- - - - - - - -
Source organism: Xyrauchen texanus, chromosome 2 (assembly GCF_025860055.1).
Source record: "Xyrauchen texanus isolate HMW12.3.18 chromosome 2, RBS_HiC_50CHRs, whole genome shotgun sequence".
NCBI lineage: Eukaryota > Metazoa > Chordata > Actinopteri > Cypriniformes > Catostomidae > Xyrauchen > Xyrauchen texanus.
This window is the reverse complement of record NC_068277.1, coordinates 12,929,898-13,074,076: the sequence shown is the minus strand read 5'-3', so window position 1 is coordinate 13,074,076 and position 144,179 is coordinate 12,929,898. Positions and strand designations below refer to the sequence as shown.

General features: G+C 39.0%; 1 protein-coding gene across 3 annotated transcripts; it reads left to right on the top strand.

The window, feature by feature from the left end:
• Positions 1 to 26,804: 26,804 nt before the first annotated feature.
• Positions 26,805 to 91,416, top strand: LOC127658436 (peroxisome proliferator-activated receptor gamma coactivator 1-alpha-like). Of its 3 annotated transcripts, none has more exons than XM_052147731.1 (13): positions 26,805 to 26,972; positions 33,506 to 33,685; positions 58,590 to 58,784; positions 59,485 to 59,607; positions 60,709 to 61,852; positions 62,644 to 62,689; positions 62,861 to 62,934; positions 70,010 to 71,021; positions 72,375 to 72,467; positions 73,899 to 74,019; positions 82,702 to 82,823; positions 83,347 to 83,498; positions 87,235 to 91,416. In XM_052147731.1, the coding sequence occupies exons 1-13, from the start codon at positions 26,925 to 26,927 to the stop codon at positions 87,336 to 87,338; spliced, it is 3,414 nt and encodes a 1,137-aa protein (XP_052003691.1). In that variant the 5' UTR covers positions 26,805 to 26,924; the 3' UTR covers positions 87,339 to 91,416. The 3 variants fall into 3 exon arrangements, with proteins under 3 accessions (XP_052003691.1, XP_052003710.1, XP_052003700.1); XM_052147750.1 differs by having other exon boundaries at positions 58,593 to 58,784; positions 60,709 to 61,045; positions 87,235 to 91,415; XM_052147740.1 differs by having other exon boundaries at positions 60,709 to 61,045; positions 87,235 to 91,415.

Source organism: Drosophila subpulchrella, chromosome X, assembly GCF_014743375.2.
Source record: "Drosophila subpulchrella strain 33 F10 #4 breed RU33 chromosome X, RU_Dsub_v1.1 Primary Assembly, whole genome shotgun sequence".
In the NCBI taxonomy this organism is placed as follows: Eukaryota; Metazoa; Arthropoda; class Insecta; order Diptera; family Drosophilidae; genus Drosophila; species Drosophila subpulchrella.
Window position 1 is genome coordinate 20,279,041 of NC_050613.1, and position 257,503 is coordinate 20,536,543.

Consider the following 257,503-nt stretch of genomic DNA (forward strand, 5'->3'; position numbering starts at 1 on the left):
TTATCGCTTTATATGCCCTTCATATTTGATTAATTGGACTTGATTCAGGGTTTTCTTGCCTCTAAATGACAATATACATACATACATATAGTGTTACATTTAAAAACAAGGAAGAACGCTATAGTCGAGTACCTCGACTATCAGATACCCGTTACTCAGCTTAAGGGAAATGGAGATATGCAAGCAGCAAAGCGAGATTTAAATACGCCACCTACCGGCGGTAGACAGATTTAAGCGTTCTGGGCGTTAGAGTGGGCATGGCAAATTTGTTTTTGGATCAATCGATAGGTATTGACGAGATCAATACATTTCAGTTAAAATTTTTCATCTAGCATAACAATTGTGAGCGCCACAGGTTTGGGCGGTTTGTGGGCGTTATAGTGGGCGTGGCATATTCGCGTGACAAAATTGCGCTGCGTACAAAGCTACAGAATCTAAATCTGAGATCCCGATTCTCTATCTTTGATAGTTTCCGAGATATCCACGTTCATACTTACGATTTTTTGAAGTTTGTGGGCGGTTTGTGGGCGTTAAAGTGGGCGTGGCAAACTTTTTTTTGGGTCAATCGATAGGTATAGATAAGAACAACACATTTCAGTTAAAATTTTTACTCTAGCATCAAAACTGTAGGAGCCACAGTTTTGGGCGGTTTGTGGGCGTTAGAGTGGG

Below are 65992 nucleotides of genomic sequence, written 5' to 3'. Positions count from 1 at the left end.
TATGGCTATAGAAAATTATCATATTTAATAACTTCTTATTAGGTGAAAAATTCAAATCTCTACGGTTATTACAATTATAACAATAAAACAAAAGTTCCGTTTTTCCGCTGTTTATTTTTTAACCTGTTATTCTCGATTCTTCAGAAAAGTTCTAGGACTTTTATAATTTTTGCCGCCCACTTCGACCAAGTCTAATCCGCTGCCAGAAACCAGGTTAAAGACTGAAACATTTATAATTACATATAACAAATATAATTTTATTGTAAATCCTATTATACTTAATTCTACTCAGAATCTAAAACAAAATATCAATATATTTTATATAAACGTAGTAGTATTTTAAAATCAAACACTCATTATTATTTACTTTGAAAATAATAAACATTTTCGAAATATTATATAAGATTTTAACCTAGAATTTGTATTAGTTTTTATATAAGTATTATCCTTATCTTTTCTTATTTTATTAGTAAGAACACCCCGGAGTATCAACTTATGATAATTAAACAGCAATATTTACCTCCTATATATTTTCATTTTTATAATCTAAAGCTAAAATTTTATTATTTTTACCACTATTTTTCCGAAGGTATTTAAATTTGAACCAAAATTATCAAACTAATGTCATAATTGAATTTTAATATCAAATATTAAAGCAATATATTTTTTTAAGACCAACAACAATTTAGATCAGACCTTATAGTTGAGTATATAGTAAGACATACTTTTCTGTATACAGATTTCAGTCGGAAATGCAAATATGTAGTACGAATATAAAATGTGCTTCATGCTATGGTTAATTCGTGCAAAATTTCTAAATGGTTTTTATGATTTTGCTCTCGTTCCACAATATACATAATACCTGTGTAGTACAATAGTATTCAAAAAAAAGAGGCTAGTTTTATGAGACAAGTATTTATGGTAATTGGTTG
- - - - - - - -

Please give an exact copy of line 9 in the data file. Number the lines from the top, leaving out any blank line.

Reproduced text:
Source organism: Drosophila subpulchrella, chromosome X, assembly GCF_014743375.2.